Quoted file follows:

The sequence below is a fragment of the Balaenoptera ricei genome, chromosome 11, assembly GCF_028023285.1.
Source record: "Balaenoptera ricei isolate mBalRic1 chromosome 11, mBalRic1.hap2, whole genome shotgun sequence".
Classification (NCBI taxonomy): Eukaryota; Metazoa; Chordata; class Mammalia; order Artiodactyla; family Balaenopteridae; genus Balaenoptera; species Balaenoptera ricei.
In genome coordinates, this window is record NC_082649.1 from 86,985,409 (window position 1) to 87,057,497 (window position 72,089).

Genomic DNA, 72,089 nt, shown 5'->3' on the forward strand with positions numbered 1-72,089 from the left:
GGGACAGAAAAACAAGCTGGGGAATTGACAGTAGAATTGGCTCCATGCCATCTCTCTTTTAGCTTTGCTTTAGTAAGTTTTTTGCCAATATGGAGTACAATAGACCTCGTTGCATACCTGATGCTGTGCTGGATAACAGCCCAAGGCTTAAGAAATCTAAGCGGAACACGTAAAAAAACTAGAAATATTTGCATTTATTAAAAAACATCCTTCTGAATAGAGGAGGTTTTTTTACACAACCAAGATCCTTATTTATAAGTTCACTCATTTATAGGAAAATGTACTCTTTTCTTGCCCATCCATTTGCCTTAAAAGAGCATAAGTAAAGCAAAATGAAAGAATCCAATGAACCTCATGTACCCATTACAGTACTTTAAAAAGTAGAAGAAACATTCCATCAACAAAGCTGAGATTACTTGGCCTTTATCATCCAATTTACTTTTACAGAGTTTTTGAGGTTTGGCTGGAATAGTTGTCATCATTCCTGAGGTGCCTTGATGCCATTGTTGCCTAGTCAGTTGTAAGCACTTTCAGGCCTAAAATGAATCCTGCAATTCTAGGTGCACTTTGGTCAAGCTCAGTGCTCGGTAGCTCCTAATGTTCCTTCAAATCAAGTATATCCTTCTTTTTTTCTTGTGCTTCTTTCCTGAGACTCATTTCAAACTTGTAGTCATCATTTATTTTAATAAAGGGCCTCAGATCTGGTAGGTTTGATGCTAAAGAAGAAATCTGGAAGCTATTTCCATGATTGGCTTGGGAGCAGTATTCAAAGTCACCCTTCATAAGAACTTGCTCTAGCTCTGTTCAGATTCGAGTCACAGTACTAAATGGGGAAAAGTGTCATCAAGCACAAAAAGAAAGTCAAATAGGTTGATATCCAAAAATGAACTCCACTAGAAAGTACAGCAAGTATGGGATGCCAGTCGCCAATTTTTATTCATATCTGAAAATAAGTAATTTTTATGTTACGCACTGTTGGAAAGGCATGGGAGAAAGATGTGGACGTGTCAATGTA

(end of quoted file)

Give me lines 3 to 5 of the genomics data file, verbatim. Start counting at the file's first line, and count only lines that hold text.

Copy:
Classification (NCBI taxonomy): Eukaryota; Metazoa; Chordata; class Mammalia; order Artiodactyla; family Balaenopteridae; genus Balaenoptera; species Balaenoptera ricei.
In genome coordinates, this window is record NC_082649.1 from 86,985,409 (window position 1) to 87,057,497 (window position 72,089).

Genomic DNA, 72,089 nt, shown 5'->3' on the forward strand with positions numbered 1-72,089 from the left: